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The Forests And The Falls Of The Otway Ranges
 
waterfall otwaysAs the Great Ocean Road meanders its way past the treacherous yet beautiful Skeleton Coast in Victoria, most of its visitors are too captivated by ocean views, spectacular cliffs and impressive limestone formations to contemplate the hidden treasures that lie inland from the coastline. But the lusiously green rainforests, the cool, crystal clear creeks and the crashing, flowing waterfalls of the Otway Ranges are luring more and more of them into the mountainous hinterland that lies behind Lorne and Apollo Bay, and none have left here disappointed.

The rainforests of this area of the country are part of a rich temperate ecosystem that supports a large diversity of plant and animal life. The dense and colourful vegetation that covers the mountain slopes convey a mystical feel, which, together with the magnificent views and the serpentine water system, gives the whole area an enchanted feel that will delight you and your family. There are thirteen waterfalls in the region which provide a focal point for visitors to the ranges. You also have the opportunity to enjoy the numerous bush trails that cater for all fitness levels.

The most visited waterfall in the Otways would have to be the Erskine Falls, which is just a short drive north of Lorne. These majestic falls can also be reached via a bushwalking trail from the town to the falls. This trail stretched for about 7.5 kilometres and will take about three hours one way. On the way you will be rewarded with a sighting of two other beautiful waterfalls, Straw Falls and Splitter Falls.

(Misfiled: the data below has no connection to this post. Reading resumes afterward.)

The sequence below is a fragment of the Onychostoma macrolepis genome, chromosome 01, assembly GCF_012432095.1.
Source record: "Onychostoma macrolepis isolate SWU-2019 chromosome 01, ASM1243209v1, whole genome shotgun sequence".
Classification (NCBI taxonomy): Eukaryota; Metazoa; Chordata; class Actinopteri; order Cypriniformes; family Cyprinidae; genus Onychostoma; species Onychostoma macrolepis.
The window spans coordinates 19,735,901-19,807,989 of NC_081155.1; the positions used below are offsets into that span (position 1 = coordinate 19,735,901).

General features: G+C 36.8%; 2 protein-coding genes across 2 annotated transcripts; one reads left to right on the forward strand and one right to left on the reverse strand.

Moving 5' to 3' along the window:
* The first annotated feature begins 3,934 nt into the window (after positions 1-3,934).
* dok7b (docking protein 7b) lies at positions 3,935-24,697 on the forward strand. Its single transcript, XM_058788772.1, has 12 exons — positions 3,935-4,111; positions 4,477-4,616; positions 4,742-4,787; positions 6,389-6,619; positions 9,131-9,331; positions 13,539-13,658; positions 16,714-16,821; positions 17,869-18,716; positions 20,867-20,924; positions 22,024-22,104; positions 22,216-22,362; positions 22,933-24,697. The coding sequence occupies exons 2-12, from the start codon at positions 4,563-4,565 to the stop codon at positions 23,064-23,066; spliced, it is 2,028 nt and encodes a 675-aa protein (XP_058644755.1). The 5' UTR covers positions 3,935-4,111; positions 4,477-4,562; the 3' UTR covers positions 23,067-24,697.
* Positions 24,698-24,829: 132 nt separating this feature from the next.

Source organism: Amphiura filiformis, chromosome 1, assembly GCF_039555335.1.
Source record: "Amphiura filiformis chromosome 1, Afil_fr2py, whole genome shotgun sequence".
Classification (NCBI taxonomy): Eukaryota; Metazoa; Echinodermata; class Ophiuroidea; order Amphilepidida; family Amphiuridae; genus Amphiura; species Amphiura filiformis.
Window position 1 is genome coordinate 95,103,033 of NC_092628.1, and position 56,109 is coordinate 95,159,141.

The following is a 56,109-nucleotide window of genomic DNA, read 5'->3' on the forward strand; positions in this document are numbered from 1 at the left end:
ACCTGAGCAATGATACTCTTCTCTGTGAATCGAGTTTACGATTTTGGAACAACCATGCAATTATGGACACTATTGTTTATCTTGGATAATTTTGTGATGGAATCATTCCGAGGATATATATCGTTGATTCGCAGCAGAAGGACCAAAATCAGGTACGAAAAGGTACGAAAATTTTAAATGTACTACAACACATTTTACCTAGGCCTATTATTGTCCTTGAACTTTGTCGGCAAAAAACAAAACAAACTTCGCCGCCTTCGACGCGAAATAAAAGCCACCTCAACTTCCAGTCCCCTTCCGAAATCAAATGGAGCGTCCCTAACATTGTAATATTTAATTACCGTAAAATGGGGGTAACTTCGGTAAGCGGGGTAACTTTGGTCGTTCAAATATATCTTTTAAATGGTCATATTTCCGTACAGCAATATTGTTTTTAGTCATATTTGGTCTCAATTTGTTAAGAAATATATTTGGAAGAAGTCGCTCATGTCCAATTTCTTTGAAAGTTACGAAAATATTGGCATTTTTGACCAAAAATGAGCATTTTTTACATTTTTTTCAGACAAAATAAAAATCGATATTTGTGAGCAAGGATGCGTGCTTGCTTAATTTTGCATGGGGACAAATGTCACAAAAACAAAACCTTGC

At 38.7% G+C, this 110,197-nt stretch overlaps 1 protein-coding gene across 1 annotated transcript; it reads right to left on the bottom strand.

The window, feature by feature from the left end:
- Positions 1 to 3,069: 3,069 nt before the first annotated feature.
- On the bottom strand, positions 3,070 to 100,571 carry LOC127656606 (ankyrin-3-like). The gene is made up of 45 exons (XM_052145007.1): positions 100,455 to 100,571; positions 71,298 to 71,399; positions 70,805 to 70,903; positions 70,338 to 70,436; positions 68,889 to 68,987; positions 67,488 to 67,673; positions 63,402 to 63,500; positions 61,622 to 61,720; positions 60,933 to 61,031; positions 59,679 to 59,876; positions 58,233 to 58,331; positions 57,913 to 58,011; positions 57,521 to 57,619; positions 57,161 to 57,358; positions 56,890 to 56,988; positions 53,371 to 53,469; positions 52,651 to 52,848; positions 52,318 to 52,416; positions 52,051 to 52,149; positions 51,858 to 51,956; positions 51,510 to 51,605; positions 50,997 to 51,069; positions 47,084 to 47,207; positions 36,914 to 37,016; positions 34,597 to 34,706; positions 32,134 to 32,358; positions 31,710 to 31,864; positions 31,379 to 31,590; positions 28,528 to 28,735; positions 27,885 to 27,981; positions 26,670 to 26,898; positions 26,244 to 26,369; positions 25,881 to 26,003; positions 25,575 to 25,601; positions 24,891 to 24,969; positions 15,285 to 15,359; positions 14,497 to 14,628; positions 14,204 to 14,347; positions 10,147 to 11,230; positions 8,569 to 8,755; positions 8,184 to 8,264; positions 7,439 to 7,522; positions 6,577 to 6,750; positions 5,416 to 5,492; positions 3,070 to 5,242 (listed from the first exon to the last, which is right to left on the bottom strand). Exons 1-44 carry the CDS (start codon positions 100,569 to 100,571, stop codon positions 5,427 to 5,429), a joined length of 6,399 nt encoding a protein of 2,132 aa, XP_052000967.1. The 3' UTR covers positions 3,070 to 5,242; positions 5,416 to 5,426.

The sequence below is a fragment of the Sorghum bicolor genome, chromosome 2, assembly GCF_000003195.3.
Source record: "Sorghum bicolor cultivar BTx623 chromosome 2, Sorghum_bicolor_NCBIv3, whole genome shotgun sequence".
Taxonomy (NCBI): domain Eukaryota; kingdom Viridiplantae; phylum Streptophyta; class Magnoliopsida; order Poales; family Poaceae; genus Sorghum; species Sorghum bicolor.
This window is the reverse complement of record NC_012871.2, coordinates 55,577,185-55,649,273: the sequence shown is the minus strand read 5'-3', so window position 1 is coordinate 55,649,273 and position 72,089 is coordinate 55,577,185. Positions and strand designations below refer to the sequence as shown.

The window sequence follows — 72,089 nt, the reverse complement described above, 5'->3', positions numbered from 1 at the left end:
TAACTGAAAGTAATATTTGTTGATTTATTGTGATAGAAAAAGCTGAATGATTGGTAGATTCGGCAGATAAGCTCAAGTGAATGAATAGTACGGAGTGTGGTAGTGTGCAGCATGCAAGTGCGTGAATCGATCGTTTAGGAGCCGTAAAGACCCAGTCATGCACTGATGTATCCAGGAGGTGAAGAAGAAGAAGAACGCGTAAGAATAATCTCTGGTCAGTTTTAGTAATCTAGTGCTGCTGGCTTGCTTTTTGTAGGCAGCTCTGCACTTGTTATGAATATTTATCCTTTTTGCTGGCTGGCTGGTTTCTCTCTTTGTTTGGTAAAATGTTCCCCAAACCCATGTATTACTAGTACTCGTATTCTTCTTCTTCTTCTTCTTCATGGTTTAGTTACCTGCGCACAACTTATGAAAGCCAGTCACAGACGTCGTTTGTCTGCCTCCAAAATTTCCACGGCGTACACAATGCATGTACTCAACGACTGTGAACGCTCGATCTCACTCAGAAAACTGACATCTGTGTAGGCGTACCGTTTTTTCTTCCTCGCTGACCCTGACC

The journey will also take you through a large natural amphitheatre that in centuries gone was used to hold church services. The Erskine Falls themselves consist of a sheet (more of a ribbon in the drier months!) of water pitching over a vertical thirty metre high drop into a leafy, fern lined valley below. A wild variety of birdlife inhabits the surrounding trees, and all the vegetation close to the falls is usually covered in a fine mist from the falling water.

Another popular waterfall often regarded as a flagship of the Otways is Triplet Falls, which is situated on the Colac-Lavers Hill road. A broad rock face permits the stream to flow in three distinct directions that cascade downwards parallel to each other. Tall mountain ash and beech trees tower high above this quaint and charming waterfall, which has only recently been reopened to the public after undergoing a two million dollar redevelopment scheme. A two kilometre loop walk has been built around it, complete with raised boardwalks, viewing platforms and a picnic area. Its a perfect day's outing for fans of nature and tranquility or just a relaxing break from reality.